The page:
Daily Times, Lahore
First round of trade talks with China from Aug 15
14 August 2005
ISLAMABAD: The first round of negotiations on a Free Trade Agreement between Pakistan and China is scheduled to be held on August 15 and 16 at Urumqi, China.
Shahid Bashir, Joint Secretary, Ministry of Commerce, will lead an inter-ministerial delegation to participate in the crucial meeting. The assistant minister, Yi Xiaozhun, will lead the Chinese delegation. During this meeting, the Rules of Origin are expected to be finalized which are essential to operationalizing the Early Harvest Programme which was concluded and signed during the Chinese Premier’s visit to Pakistan in April 2005.
According to the understanding reached between the two countries on April 6, 2005, Beijing and Islamabad would initiate trade under Early Harvest Program (EHP) from January 1, 2006, under which China will extend zero-rated tariffs on 767 items while Pakistan would reciprocate by extending the facility on 464 items.
Both the countries had agreed that the first reduction in tariff will take place on January 1, 2006, and by January 1, 2008, tariff will be brought to zero on all items. This decision would help bring the trade balance in favour of Pakistan to a large extent as the existing trade under the Preferential Trade Agreement is in favour of Beijing.
However, under the EHP, some of the items would also be finalised for zero-rated duty between the two countries, keeping in view the respective export interests. Under this arrangement, the trade will also be accelerated from January 1, 2008.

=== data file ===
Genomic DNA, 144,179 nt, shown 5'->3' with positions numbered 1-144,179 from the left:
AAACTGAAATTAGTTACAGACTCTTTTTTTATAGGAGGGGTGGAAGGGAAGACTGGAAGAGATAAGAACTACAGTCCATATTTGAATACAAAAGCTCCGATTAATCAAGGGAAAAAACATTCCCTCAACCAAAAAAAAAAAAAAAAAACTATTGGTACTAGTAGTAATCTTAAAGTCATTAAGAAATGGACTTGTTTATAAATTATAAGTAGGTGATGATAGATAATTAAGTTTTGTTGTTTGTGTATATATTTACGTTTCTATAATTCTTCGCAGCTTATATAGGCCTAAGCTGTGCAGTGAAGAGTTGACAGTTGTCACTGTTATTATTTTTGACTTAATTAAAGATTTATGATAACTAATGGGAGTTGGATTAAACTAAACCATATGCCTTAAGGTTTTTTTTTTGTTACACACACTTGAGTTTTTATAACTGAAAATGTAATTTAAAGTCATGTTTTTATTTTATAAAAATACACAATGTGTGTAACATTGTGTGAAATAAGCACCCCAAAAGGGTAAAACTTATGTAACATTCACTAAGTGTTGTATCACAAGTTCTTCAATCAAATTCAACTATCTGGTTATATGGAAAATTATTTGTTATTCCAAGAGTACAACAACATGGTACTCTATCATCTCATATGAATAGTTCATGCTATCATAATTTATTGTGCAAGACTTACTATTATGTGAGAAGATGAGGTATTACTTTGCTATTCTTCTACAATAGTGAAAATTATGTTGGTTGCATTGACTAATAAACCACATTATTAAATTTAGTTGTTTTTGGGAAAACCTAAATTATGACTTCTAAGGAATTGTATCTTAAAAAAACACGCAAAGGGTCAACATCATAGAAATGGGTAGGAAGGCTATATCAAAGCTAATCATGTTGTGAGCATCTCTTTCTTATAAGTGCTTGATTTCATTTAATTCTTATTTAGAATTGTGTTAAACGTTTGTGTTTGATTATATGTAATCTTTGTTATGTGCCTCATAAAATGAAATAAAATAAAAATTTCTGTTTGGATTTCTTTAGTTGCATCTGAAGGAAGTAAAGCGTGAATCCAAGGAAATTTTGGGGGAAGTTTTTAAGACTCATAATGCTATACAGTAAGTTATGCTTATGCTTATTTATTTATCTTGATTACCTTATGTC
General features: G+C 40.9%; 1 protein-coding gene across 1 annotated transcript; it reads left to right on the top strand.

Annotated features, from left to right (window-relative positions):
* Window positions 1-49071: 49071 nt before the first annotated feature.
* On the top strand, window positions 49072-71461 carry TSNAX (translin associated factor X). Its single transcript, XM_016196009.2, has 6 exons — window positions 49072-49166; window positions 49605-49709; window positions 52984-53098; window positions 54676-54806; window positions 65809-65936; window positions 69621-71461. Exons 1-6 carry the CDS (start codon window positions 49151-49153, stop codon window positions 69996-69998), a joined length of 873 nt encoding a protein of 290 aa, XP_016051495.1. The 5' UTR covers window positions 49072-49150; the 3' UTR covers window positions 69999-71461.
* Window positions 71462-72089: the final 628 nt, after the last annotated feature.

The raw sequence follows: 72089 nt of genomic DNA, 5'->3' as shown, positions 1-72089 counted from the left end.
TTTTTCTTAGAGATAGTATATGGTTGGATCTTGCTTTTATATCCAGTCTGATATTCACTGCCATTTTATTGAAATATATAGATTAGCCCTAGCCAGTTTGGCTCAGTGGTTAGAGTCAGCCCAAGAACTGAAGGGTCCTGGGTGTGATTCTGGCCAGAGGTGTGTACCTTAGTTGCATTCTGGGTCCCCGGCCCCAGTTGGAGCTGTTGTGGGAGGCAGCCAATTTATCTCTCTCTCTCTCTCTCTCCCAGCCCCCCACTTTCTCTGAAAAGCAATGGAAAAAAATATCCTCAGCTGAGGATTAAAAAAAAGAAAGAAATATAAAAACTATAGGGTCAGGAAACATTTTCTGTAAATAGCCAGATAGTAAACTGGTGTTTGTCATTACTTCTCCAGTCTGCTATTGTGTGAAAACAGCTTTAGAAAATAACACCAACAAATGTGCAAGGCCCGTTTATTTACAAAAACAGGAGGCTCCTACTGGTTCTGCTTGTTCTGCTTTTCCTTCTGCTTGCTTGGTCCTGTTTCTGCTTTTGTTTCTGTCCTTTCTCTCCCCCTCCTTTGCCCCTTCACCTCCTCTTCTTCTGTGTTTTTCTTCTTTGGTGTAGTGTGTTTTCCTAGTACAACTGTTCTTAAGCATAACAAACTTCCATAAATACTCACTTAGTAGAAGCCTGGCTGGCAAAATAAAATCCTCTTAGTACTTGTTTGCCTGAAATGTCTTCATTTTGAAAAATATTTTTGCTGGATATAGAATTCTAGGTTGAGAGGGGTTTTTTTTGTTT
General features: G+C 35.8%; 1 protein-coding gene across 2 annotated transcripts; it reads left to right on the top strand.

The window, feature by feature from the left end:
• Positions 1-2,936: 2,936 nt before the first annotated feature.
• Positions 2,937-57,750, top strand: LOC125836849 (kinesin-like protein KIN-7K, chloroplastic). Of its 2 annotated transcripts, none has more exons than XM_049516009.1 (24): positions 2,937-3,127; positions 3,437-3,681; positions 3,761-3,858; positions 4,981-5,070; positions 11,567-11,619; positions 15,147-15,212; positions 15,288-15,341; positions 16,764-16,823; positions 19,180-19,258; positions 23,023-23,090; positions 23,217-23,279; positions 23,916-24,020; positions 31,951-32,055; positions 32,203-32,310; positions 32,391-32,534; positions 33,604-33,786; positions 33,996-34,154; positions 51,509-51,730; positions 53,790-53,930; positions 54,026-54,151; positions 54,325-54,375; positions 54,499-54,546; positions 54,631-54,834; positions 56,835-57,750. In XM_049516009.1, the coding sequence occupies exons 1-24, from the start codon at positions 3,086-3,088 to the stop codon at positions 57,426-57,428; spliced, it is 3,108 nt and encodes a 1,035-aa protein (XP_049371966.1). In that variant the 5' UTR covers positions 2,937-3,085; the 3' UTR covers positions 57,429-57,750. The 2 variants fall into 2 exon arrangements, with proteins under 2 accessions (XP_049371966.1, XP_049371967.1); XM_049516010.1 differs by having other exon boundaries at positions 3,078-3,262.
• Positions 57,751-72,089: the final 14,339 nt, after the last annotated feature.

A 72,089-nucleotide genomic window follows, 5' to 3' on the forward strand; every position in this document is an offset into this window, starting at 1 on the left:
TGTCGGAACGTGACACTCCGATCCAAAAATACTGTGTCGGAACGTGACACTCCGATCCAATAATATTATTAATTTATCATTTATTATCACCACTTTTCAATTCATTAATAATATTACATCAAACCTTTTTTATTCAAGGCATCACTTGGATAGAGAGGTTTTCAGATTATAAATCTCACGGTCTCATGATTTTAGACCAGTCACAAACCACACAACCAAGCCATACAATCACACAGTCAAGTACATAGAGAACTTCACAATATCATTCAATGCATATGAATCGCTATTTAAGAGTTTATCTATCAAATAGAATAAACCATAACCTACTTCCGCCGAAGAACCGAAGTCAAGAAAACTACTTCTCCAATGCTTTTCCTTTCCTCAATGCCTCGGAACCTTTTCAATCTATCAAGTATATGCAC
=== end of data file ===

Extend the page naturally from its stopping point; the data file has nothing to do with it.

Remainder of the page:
Early Harvest Programme between Pakistan and China consists of two lists of items (Common List and Separate List) for bringing customs duty to zero even prior to negotiations and conclusion of the Free Trade Agreement between the two friendly countries.
Early Harvest Program has two aspects: (i) A common List of items on which both sides will bring the tariffs to zero; (ii) A separate list by each country consisting of items of respective export interests. Duty on these items will also be reduced to zero. “Under this arrangements China would give zero duty to Pakistan on 767 items while Pakistan will give zero duty on 486 items.”
Under the deepening and broadening of the PTA between Pakistan and China, both the countries had reduced tariff on margin of preferences, i.e. a percentage of the normal tariff has also been extended. Under this decision China will give tariff concession to Pakistan on 1,671 items against the existing 917 items and in return Pakistan will give tariff concessions to China on 575 items against the existing 188 items.
This extended list will also be made part of the Early Harvest Programme and accordingly the bilateral PTA will merge into a bilateral Free Trade Agreement from January 1, 2006. In the Early Harvest Programme both sides have also undertaken to bring the duty to zero on a reciprocal basis on certain vegetables, fruits and mineral products. Pakistan has offered zero duty to china on machinery and chemicals that are already on the import list of Pakistan. staff report